The Diversion it occasioned among a Multitude of Spectators, who continually assembled the whole Day, is surprising; not a Peasant was suffered to pass down to the Market, let him have what he would for Sale, ’till he had stop’d and got his Articles stamp’d by the Effigy. Toward’s dark some Thousands repaired to the said Place of Rendezvous, and having been taken down the Pageantry [the effigy], the proceeded with it along the Main Street to the Town-House, thro’ which they carried it ,and continued their Rout thro’ Kilby-Street to Oliver’s Dock, where there was a new Brick Building just finished; and they, imagining it to be designed for a Stamp-Office, instantly set about demolishing it, which they thoroughly effected in about half an Hour.

This passage shows a peaceful protest that quickly becomes violent and destructive.

Here’s more from the same Boston Gazette article:

In the mean Time the High-Sheriff, &c. &c., being apprehensive that the Person of the then Stamp-Master, and his Family, might be in Danger from the Tumult, went and advised them to evacuate the House, which they had scarcely done, making their Retreat across the Gardens, &c. before the Multitude approach’d Fort-Hill, continuous thereto, in order to burn the Effigy, together with the Timber and other Woodwork of the House they had demolish’d. After setting Fire to the Combustibles, they proceeded to break open the Stables, Coach-Houses, &c. and were actually increasing the Bonfire with a Coach, Booby Hutch, Chaise, &c. but were dissuaded going so far by a Number of Spectators present, tho’ they burnt the Coach Doors, Cushions, &c. But it seems, not having yet completed their Purpose, they set about pulling down a Range of Fence upwards of 15 Feet high which enclos’d the bottom of the Garden, into which having enter’d, they stripped the Trees of the Fruit, despoiled some of them by breaking off the Limbs, demolished the Summer House, broke the Windows in the Rear Part of the House, enter’d the same, went down the Cellars, and help’d themselves to the Liquor which they found there in the Silver Plate that the House afforded, none of which however was missing the next Day, altho’ scatter’d over various Parts of the House.  They then destroyed Part of the Furniture, among which was a Looking Glass said to be the largest in North-America, with two others, &c.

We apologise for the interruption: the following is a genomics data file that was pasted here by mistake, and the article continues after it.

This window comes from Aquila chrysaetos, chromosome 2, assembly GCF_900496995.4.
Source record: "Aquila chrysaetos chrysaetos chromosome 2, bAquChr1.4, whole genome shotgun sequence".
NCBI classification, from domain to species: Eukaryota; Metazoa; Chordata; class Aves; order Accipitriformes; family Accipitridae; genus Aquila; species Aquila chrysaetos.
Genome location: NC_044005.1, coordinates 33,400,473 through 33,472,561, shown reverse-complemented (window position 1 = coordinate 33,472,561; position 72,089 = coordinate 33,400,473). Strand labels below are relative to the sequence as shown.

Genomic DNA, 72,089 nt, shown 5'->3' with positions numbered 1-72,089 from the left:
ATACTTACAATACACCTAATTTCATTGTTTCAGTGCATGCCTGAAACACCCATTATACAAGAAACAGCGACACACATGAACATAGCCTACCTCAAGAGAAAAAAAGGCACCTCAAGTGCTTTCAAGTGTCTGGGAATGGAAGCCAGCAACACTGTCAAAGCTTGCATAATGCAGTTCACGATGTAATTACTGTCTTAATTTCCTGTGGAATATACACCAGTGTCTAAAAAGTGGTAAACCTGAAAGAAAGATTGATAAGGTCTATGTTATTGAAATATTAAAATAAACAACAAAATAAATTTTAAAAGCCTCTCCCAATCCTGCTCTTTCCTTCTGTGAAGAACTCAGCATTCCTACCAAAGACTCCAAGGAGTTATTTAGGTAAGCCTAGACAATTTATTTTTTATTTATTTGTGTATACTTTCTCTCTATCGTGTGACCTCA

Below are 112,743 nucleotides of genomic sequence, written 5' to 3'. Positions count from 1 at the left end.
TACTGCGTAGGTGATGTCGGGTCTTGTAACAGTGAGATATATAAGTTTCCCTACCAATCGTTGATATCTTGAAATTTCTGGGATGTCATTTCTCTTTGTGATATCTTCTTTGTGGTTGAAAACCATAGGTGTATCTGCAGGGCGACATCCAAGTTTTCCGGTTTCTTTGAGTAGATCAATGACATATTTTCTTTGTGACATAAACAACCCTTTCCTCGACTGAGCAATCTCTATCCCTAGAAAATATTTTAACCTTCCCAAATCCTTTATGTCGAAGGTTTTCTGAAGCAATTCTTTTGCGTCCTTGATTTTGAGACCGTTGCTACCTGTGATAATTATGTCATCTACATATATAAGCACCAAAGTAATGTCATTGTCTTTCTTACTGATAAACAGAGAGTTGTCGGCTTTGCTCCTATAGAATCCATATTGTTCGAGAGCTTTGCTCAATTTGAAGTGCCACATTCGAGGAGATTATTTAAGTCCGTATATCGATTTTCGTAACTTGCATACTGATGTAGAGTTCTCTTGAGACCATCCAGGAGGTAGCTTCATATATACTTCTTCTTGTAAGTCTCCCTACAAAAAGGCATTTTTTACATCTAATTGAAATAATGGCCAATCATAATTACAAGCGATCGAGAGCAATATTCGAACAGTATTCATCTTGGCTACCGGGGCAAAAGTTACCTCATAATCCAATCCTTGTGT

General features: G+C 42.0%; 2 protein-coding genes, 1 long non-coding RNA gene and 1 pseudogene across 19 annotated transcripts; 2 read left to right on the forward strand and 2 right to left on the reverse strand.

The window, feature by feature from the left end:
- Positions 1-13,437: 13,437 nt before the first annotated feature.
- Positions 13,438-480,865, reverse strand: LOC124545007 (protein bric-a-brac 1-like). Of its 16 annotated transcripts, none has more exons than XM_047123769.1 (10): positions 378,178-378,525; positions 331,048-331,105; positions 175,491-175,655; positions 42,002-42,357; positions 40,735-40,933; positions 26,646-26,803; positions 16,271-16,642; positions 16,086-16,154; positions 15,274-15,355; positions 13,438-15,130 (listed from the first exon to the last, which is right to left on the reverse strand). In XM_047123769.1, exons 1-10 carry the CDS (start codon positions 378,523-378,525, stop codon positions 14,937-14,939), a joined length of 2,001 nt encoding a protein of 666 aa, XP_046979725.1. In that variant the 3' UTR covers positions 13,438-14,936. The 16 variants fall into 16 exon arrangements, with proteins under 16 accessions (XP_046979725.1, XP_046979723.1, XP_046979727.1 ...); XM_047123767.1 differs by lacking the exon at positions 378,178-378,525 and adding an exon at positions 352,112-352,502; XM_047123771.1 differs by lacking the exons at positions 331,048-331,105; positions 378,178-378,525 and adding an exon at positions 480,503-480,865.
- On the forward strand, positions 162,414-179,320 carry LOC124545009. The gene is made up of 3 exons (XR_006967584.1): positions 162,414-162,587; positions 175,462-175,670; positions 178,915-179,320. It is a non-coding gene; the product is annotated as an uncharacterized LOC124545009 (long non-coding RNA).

Here is a taste of an August 30, 1765 letter from Thomas Hutchinson to Richard Jackson. Hutchinson was the Lieutenant Governor of the colony of Massachusetts:

In the evening whilst I was at supper & my children round me somebody ran in & said the mob were coming. I directed my children to fly to a secure place & shut up my house as I had done before intending not to quit it but my eldest daughter repented her leaving me & hastened back & protested she would not quit the house unless I did. I could not stand against this and withdrew with her to a neighboring house where I had been but a few minutes before the hellish crew fell upon my house with the rage of devils & in a moment with axes split down the door & entered. My son being in the great entry heard them cry damn him he is upstairs we’ll have him. Some ran immediately as high as the top of the house to be employed there. Messages soon came from one after another to the house where I was to inform me the mob were coming in pursuit of me and I was obliged to retire through yards & gardens to a house more remote where I remained until 4 o’clock by which time one of the best finished houses in the province had nothing remaining but the bare walls & floors. Not contented with tearing off the wainscot & hangings & splitting the doors to pieces they beat down the cupola or lanthern and they began to take the slate & boards from the roof & were prevented only by the approaching daylight from a total demolition of the building. The garden fence was laid flat & all my trees  & c. broke down to the ground. Such ruins were never seen in America. Besides my plate & family pictures, household furniture of every kind, my own childrens’ and servants’ apparel they carried off about L900 sterling in money & emptied the house of everything whatsoever except a part of the kitchen furniture not leaving a single book or paper in it & have scattered or destroyed all the manuscripts & other papers I had been collecting for 30 years together besides a great number of public papers in my custody.

Final thoughts:

  1. When many Americans today remember white colonials engaging in acts of looting and destruction, they call such behavior “patriotic.” When African-Americans do the same thing today, white people say it is a violation of law and order. (Of course any such historical analogy must also be examined in the context of the rest of American history and the ongoing debates over “liberty” and “order” beginning with the debates about American identity that played-out in the 1790s).